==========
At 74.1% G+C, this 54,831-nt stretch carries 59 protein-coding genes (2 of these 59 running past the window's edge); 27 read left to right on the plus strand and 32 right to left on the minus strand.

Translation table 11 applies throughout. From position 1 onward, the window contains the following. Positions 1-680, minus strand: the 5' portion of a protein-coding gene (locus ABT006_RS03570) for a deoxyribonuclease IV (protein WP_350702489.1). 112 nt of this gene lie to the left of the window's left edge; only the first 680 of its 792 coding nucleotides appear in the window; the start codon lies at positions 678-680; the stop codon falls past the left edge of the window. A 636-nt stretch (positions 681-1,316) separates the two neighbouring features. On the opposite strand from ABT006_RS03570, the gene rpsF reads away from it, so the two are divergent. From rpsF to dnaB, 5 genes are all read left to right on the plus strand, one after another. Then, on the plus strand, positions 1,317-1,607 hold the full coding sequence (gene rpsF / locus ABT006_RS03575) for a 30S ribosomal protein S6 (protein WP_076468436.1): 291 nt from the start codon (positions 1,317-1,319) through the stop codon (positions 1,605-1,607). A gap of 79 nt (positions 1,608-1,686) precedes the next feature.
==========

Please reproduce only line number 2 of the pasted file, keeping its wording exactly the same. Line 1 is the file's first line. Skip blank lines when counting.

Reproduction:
Translation table 11 applies throughout. From position 1 onward, the window contains the following. Positions 1-680, minus strand: the 5' portion of a protein-coding gene (locus ABT006_RS03570) for a deoxyribonuclease IV (protein WP_350702489.1). 112 nt of this gene lie to the left of the window's left edge; only the first 680 of its 792 coding nucleotides appear in the window; the start codon lies at positions 678-680; the stop codon falls past the left edge of the window. A 636-nt stretch (positions 681-1,316) separates the two neighbouring features. On the opposite strand from ABT006_RS03570, the gene rpsF reads away from it, so the two are divergent. From rpsF to dnaB, 5 genes are all read left to right on the plus strand, one after another. Then, on the plus strand, positions 1,317-1,607 hold the full coding sequence (gene rpsF / locus ABT006_RS03575) for a 30S ribosomal protein S6 (protein WP_076468436.1): 291 nt from the start codon (positions 1,317-1,319) through the stop codon (positions 1,605-1,607). A gap of 79 nt (positions 1,608-1,686) precedes the next feature.